Microglia perform essential roles in central nervous system homeostasis with diverse functions including effects on memory and learning as well as refinement of synaptic networks. Emerging evidence indicates that dysregulation of microglia contributes to the pathogenesis of numerous neurodegenerative and neurodevelopmental diseases. Our recent observation that brain environment strongly influences microglial- specific gene expression and regulatory landscapes has implications for understanding the pathogenic response of microglia.
The aims i n this grant are devised to expand on these data to investigate the transcriptional networks and environmental interactions that influence and maintain the microglial phenotype. Scientific investigations will focus on understanding microglial transcriptional networks and gene- environment interactions using in vitro induced pluripotent stem cell modeling together with cutting edge genomic technologies to provide unbiased molecular outcomes.
Specific Aim 1 will investigate the brain- specific signals necessary to maintain the transcriptional network through coculture systems. Not only will this inform gene-environment interactions but will improve iPSC disease modeling to incorporate microglia.
Specific Aim 2 will characterize environmentally dependent transcription factors (TFs) through targeted overexpression to understand how these TFs interact with lineage determining TFs and one another to establish functional enhancers and control gene expression.
Specific Aim 3 will complement SA2 by reducing expression of an environmentally dependent TF and delineating the microglial contribution to neurodevelopmental pathology. Studies in this grant will utilize the expertise of two excellent and proven mentors, Dr. Christopher Glass who is a leader in genetic and epigenetic analyses and investigating the effect of enhancer landscapes on gene expression and Dr. Fred Gage, a renowned leader in stem cell modeling of disease. The combined training from these two leaders in the field will allow for comprehensive in-depth studies of microglia and contribute to the understanding of how microglia contribute to both the healthy and diseased state as well as improve modeling for neuroinflammatory disease. Together with my mentors and the support of Dr. Blurton- Jones for iPSC microglial differentiations and Dr. Brennand for CRISPR techniques I have a mentoring team that will ensure that I remain on track for career advancement. This mentored award will provide specific training in genomics and epigenetics and allow for a thoughtful combination of stem cell disease modeling with next generation sequencing. In addition, intensive workshops, seminars, journal clubs, and specific laboratory technique training will accompany protected research time.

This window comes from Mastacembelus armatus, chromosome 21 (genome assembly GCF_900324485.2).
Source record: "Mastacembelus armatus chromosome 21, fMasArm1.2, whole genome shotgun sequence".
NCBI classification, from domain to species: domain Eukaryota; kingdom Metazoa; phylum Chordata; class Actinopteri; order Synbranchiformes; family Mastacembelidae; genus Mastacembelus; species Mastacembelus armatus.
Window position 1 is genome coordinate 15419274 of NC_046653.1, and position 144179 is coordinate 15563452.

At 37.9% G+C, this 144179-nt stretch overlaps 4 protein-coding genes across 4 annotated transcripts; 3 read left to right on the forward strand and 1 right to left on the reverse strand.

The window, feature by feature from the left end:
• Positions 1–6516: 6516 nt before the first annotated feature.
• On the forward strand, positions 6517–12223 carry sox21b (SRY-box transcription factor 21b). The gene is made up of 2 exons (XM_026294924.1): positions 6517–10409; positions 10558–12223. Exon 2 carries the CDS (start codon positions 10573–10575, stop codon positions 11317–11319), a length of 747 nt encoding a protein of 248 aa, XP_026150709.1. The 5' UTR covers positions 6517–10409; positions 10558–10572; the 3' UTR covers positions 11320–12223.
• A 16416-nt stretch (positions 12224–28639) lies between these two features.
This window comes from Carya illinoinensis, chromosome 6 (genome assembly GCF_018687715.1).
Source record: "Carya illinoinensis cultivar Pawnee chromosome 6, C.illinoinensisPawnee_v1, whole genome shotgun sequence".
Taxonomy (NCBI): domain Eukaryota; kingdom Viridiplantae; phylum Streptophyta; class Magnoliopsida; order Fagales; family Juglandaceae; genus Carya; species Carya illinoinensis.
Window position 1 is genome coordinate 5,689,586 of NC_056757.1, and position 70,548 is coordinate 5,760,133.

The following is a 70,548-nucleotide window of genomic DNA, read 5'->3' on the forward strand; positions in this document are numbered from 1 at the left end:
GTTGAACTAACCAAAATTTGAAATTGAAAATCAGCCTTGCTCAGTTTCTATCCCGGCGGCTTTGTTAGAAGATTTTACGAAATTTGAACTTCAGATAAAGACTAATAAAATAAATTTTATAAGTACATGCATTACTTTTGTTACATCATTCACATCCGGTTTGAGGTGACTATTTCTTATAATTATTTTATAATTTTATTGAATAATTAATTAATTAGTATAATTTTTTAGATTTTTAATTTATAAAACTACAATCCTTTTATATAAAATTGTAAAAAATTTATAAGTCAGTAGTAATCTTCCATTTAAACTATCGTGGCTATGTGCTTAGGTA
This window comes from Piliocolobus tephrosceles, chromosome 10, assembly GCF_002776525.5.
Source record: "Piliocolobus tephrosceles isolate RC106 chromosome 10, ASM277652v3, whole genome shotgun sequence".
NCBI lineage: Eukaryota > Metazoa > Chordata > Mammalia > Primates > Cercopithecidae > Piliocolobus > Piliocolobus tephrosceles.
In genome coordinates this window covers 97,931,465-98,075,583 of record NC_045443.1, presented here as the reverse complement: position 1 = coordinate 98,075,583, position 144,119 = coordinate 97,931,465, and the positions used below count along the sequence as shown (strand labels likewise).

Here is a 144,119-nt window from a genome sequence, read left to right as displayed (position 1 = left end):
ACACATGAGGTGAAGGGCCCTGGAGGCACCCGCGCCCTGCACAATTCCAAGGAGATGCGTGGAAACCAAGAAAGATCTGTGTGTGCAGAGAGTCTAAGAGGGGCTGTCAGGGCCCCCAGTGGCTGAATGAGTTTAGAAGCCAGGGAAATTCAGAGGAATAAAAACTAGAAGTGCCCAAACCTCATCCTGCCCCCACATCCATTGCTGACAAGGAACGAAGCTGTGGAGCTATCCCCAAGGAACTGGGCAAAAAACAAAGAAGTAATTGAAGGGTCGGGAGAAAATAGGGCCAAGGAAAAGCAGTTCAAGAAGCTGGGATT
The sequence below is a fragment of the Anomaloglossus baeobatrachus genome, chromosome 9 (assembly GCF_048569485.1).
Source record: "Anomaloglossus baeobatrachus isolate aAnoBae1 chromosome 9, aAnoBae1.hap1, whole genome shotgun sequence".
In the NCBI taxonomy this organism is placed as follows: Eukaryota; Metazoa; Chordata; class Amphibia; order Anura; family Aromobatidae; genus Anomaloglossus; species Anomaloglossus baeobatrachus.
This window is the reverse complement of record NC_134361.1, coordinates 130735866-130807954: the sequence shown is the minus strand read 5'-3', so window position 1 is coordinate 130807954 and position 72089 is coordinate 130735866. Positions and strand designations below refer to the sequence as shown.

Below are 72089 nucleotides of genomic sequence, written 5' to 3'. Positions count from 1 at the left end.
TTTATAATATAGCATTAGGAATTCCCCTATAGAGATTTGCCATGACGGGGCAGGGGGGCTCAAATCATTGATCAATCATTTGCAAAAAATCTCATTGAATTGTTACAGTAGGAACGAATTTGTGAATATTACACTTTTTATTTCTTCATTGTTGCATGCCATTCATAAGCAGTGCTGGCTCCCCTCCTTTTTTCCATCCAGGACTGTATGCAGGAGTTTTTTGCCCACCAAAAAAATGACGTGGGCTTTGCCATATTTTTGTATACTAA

These aims will inform my long-term career objects to model and study pediatric genetic and idiopathic neuroinflammatory disease, and allow for a structured foundation on which to do so. The proposed research and career development plan will benefit greatly from the intellectually rich and collaborative environments at UCSD and the Salk Institute.

Public Health Relevance

Microglia are critically important in brain homeostasis including learning, plasticity, and synaptic modulation as well as in initiating and propagating an inflammatory response. The microglial cell fate depends heavily on an environmentally dependent transcriptional network for microglial function. This project aims to understand and delineate the environmentally dependent transcriptional network and to apply that to modeling of neuroinflammatory disease.

National Institute of Health (NIH)
National Institute of Neurological Disorders and Stroke (NINDS)
Clinical Investigator Award (CIA) (K08)
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Neurological Sciences Training Initial Review Group (NST)
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Morris, Jill A
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University of California, San Diego
Schools of Medicine
La Jolla
United States
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